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Postman Collections

Run any of the examples provided in this section using our maintained Postman Collections. A "Public PROD Environment" ships with the Postman Collection. You need to edit this environment and replace the {{apiKey}} variable with your API key. If you do not have one yet, contact us to get one.

Salesforce Developers


The Distance Matrix service takes a set of locations and provides estimates for the travel times and distances between each pair accounting for predicted traffic based on years of historical data.

The Routing Optimization service is powered by an optimization engine designed to handle a huge variety of problems and aims to help you find your optimal business solution by giving you control over how your problem is solved.

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Salesforce Developers

Distance Matrix

The Distance Matrix service takes a set of locations and provides estimates for the travel times and distances between each pair accounting for predicted traffic based on years of historical data. The travel times are returned for multiple "traffic windows," periods during which predicted traffic remains roughly constant. The Distance Matrix service has been engineered using patented methods for hyper-efficiency in handling unprecedentedly large requests: up to 7,500 locations at once. The current performance is orders of magnitude faster than competing services, and vastly less expensive.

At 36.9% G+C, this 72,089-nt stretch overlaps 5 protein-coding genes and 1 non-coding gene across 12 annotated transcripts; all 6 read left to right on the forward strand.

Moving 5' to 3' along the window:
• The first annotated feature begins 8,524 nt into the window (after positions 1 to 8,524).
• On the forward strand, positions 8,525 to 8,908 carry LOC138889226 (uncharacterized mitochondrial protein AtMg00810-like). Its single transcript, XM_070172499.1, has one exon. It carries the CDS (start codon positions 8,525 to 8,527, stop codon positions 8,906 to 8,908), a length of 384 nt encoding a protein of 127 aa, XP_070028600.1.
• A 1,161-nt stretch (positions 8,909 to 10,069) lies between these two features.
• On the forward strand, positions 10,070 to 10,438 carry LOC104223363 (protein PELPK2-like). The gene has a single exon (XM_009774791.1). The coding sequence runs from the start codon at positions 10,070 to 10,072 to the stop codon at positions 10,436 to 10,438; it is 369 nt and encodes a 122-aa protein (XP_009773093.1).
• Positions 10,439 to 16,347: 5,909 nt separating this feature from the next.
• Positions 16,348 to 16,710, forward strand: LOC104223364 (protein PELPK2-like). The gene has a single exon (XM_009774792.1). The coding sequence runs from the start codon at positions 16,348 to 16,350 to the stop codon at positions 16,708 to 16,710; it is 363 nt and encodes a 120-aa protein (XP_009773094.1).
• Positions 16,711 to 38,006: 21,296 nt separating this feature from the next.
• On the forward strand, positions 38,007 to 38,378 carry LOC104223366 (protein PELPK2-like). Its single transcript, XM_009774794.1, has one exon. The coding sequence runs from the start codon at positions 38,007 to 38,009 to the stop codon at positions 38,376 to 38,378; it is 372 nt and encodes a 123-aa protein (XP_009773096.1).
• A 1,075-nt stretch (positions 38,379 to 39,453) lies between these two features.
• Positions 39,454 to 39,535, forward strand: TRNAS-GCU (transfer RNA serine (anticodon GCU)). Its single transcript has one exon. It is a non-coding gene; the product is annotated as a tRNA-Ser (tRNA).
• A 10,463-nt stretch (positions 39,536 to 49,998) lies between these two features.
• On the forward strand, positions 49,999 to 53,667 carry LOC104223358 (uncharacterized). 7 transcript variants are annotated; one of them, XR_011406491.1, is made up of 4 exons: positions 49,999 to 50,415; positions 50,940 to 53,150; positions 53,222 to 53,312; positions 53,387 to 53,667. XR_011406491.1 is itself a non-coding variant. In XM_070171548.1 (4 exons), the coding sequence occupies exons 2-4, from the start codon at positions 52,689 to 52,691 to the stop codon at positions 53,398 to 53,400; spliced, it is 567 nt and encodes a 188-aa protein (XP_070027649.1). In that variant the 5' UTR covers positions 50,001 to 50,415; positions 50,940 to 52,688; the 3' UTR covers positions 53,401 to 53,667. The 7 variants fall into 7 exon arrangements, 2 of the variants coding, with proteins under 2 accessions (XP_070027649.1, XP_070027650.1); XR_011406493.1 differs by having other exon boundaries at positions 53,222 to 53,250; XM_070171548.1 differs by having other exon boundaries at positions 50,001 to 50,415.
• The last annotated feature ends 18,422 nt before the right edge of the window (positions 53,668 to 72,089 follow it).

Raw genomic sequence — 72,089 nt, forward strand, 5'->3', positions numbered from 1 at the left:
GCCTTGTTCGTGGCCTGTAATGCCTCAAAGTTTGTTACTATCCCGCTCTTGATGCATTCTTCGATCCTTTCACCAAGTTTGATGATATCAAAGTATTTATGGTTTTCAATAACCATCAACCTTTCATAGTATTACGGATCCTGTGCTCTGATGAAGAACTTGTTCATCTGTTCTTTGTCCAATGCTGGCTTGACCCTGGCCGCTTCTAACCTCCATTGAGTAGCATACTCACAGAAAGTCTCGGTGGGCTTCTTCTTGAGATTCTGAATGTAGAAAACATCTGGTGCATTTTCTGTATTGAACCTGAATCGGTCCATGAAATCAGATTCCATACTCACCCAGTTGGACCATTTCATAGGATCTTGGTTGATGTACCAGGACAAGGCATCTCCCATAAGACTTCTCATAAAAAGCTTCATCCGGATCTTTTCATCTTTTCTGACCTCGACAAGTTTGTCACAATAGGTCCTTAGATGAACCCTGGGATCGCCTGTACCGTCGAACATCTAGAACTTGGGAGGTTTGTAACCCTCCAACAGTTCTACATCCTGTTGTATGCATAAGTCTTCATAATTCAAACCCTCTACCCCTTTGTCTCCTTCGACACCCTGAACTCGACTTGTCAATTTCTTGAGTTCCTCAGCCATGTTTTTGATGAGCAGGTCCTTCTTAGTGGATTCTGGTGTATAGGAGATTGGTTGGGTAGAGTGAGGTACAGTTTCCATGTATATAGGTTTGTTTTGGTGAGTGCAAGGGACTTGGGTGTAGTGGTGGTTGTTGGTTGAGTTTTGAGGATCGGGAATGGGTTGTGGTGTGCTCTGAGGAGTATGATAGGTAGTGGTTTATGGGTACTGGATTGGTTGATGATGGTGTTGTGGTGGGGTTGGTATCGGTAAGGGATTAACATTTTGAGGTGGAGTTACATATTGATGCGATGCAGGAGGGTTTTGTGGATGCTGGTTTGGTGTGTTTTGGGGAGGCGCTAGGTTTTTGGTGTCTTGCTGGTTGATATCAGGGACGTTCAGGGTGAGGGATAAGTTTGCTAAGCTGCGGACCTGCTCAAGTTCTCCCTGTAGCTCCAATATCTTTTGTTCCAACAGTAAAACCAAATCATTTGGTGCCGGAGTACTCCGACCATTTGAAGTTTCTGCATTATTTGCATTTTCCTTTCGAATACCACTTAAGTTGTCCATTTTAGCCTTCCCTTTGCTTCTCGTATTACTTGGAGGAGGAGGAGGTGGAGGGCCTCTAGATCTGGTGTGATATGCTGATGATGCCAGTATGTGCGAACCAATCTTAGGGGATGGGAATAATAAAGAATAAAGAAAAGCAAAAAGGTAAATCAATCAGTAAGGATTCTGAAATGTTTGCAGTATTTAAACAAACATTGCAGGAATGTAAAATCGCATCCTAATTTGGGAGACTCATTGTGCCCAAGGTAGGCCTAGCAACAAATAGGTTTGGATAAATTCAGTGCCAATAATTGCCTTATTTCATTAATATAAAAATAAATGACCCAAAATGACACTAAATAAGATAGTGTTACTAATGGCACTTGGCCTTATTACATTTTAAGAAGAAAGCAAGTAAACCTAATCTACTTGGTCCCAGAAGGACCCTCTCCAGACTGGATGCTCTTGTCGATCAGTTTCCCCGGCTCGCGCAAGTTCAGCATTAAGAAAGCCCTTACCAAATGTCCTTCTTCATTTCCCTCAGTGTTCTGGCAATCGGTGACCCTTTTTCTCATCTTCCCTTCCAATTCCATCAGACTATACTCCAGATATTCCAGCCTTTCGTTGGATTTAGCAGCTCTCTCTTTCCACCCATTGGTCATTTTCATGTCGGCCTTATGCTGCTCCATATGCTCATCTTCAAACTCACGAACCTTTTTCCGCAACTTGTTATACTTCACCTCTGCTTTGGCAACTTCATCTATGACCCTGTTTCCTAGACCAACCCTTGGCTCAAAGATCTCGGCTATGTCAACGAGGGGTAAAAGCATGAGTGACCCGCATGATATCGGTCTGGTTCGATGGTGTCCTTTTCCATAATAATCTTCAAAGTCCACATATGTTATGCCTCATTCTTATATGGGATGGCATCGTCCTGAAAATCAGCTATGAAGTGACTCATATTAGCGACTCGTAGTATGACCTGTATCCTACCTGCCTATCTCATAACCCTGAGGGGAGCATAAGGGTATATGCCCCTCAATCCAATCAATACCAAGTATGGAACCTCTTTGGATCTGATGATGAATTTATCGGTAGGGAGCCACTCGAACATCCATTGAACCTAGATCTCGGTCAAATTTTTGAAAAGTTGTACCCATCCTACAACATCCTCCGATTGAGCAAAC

As a reminder, a distance matrix describes the distances between all sets of points in a collection. For example, if we have locations A, B, and C, then the figure below represents the distance matrix:

Distance Matrix

Take note that the diagonals of the distance matrix have value zero (0) since the distance from a location to itself is zero. Also, notice that the matrix is symmetric; that is, the distance from A-to-B is the same as B-to-A and so on, which is not always accurate in the real world road network due to one-way streets, variations in traffic patterns, and other subtleties that our backend services take into consideration.

When supplied latitudes and longitudes for locations of interest, our backend services calculate travel times and distances between each location pair using predicted traffic estimated for multiple traffic windows: periods during which predicted traffic remains roughly constant. We provide a visual example of traffic windows in the figure below using simulated data.

Traffic Windows

In this exaggerated cartoon, notice that there are distinct periods during which the travel time is constant (colored, horizontal lines) that separate into different travel time windows (vertical blue lines). Our backend services take the same approach, and in each distance matrix response, there are eight different time windows all with their travel times.